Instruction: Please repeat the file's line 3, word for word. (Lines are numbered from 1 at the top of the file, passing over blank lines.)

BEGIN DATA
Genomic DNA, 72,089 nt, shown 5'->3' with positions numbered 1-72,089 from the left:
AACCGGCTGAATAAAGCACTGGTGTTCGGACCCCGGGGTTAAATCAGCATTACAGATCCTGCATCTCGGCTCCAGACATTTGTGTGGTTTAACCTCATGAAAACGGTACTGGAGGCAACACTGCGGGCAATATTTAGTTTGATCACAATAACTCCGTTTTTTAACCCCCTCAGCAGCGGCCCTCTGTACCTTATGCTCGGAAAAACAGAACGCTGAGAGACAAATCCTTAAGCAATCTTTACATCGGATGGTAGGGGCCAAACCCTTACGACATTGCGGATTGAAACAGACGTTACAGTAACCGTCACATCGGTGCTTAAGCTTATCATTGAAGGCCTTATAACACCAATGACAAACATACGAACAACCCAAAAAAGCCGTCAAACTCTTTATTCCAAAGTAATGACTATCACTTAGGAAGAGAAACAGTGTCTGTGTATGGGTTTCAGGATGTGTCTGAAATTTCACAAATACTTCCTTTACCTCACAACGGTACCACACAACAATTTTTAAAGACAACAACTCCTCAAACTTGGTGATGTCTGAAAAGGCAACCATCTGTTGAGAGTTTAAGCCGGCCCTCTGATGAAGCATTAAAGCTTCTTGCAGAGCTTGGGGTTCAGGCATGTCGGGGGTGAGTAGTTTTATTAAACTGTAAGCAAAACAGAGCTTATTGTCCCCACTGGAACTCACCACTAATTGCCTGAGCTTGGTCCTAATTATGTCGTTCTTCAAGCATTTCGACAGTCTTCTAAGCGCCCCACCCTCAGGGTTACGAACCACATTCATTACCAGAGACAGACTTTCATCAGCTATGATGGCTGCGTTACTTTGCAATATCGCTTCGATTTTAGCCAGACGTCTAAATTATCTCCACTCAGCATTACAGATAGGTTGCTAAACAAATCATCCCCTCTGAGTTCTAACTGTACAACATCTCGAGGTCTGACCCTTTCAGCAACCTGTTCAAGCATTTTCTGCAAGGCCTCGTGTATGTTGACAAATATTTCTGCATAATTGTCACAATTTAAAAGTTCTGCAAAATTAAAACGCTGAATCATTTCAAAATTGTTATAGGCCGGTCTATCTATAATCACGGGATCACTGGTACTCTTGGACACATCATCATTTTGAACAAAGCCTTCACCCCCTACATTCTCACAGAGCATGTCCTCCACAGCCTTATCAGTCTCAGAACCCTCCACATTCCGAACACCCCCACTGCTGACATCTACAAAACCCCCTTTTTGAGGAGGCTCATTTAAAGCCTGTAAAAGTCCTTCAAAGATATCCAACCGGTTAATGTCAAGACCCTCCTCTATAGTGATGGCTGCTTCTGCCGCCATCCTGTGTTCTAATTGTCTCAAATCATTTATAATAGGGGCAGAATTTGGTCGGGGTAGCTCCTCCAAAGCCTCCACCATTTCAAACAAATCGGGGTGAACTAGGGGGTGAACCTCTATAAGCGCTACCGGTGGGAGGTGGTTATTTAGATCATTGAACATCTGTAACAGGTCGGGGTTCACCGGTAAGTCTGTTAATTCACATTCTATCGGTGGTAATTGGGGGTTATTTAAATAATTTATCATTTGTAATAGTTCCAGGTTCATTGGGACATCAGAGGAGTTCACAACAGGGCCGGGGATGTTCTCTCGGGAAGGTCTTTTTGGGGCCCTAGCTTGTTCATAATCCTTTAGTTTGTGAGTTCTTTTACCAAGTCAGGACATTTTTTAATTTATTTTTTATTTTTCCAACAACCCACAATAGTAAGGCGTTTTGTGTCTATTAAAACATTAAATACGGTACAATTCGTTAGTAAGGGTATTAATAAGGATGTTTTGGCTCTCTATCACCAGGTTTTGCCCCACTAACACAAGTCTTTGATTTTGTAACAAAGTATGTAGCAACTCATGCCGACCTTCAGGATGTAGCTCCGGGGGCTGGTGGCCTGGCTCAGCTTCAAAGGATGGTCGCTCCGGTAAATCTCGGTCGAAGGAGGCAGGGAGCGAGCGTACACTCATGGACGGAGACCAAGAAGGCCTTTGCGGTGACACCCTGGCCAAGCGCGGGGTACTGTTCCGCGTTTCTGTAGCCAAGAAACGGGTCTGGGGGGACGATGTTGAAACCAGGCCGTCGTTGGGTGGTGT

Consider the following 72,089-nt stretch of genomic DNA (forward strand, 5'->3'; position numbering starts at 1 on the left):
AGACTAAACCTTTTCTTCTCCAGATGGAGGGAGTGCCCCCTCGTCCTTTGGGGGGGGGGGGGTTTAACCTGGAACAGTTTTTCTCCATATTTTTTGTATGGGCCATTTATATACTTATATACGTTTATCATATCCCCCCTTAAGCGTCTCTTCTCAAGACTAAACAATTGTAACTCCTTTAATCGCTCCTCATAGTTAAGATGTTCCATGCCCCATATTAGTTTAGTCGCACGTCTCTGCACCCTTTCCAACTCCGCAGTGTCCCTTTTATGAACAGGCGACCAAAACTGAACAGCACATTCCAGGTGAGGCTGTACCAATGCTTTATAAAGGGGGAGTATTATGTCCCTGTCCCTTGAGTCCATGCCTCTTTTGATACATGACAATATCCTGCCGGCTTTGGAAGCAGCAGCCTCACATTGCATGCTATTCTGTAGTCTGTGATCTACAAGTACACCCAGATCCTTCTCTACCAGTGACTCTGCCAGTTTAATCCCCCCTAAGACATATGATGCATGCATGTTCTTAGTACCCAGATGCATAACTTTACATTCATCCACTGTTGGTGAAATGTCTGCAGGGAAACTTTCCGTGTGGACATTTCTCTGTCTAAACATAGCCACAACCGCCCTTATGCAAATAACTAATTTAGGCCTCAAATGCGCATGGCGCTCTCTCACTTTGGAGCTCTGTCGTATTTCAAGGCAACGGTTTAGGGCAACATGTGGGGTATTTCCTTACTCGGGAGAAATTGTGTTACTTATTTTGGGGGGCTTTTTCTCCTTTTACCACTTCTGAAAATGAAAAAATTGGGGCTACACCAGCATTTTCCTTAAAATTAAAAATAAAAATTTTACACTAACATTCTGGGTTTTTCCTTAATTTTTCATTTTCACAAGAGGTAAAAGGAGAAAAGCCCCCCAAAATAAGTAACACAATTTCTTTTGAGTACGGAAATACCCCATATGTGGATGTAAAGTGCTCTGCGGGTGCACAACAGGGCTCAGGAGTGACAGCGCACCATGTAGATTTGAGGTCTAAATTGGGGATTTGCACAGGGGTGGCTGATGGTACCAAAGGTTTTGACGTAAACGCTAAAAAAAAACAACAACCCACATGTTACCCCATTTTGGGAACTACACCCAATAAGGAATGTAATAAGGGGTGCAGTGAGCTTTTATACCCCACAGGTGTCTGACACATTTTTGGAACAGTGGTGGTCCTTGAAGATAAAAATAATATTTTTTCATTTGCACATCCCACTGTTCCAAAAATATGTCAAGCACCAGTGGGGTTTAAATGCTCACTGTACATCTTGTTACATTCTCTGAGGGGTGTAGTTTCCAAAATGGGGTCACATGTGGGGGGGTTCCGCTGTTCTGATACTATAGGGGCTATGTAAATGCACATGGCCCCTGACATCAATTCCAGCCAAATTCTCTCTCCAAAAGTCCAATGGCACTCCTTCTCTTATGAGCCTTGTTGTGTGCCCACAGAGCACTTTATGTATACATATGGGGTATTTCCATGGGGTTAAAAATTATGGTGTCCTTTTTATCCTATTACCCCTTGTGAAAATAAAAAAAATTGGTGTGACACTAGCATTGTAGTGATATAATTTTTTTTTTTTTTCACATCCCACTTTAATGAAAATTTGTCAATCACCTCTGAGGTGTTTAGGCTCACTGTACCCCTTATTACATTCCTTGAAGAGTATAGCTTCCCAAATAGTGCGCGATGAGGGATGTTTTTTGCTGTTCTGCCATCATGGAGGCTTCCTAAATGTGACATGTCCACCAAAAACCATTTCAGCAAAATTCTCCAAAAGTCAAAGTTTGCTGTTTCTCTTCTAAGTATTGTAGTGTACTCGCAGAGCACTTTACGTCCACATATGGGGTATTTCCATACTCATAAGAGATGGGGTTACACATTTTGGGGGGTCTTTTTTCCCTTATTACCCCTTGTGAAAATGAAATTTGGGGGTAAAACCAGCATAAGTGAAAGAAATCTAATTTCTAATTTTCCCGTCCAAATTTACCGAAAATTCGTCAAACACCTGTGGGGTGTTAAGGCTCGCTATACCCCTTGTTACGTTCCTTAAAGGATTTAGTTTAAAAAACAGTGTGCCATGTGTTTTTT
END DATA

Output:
Consider the following 72,089-nt stretch of genomic DNA (forward strand, 5'->3'; position numbering starts at 1 on the left):